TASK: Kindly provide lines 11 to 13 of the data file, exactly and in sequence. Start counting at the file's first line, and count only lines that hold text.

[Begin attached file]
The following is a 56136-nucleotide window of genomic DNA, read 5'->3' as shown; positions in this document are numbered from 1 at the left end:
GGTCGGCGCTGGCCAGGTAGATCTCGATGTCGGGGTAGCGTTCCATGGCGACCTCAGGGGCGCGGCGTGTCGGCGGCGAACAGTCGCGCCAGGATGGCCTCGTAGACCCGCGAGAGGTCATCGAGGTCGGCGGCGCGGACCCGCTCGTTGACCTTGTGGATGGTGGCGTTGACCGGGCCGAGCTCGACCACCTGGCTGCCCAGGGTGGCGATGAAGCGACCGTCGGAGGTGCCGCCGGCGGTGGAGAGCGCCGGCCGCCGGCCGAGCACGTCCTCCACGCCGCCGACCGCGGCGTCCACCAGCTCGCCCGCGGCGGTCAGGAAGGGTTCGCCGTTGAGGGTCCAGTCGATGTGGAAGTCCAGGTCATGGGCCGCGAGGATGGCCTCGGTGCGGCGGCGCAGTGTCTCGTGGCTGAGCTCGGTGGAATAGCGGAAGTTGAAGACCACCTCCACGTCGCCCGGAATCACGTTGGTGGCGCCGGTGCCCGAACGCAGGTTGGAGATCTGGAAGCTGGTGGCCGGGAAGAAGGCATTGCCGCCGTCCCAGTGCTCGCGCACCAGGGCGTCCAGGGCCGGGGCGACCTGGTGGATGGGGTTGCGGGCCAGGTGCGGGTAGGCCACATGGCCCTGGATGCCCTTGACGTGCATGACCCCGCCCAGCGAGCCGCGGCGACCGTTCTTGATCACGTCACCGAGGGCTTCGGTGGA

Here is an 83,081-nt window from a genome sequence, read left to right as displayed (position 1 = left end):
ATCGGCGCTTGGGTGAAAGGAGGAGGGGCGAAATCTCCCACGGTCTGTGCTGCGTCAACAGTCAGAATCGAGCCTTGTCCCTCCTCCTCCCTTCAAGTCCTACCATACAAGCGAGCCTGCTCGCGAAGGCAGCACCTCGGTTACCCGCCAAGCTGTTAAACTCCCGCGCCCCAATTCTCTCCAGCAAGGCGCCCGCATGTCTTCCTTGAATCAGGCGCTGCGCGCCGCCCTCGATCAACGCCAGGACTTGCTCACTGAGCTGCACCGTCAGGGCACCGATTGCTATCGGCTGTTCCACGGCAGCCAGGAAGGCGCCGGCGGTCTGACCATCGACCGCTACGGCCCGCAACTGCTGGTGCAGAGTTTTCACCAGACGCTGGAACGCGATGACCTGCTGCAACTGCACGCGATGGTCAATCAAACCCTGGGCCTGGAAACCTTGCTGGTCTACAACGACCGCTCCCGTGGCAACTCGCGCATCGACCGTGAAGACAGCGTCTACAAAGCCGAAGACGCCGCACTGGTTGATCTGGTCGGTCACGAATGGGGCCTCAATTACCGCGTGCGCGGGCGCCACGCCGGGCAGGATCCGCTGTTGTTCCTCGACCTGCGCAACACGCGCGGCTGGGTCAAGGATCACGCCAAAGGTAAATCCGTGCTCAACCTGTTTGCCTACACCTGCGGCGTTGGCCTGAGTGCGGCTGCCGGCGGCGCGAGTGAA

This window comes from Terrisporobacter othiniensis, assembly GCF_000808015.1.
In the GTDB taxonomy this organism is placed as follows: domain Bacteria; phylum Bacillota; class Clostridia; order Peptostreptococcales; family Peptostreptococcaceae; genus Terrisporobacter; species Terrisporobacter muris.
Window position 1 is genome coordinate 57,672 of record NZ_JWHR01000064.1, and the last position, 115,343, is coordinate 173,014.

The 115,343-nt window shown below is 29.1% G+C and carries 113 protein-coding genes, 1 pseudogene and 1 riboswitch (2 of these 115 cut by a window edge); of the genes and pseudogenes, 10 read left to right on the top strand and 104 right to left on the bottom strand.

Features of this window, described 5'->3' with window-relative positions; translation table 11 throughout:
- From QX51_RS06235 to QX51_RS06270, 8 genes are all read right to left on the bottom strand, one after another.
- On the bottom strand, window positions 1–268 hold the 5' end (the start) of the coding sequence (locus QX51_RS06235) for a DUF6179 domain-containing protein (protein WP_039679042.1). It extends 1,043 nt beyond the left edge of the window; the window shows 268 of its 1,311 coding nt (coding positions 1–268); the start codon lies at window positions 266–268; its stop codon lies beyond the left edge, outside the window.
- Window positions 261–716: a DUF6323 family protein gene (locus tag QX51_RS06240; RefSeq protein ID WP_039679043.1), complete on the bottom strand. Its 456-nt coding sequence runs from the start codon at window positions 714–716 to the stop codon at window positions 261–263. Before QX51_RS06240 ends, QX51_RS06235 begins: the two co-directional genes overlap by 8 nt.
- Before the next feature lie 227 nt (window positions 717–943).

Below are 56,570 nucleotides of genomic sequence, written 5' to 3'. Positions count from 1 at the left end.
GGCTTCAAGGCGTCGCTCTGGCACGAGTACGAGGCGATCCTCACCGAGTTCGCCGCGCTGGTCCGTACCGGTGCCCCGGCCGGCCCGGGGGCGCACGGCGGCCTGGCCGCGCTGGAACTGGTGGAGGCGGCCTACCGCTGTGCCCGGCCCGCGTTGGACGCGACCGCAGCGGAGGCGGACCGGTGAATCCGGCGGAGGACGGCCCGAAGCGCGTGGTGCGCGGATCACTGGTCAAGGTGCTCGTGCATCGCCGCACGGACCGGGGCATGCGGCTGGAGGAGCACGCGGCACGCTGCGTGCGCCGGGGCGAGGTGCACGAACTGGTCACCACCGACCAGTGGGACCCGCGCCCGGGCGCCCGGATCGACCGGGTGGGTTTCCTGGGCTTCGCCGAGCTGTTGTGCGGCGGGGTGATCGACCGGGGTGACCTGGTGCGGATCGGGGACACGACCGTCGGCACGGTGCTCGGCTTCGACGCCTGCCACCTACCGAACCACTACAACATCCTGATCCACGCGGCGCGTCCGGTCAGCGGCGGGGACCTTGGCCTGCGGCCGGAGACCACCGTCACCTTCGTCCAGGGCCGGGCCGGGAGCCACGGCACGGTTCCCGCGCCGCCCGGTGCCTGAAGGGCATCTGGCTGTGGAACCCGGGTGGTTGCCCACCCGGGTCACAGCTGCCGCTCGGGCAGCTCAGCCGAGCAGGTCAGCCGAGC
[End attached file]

- On the bottom strand, window positions 1–268 hold the 5' end (the start) of the coding sequence (locus QX51_RS06235) for a DUF6179 domain-containing protein (protein WP_039679042.1). It extends 1,043 nt beyond the left edge of the window; the window shows 268 of its 1,311 coding nt (coding positions 1–268); the start codon lies at window positions 266–268; its stop codon lies beyond the left edge, outside the window.
- Window positions 261–716: a DUF6323 family protein gene (locus tag QX51_RS06240; RefSeq protein ID WP_039679043.1), complete on the bottom strand. Its 456-nt coding sequence runs from the start codon at window positions 714–716 to the stop codon at window positions 261–263. Before QX51_RS06240 ends, QX51_RS06235 begins: the two co-directional genes overlap by 8 nt.
- Before the next feature lie 227 nt (window positions 717–943).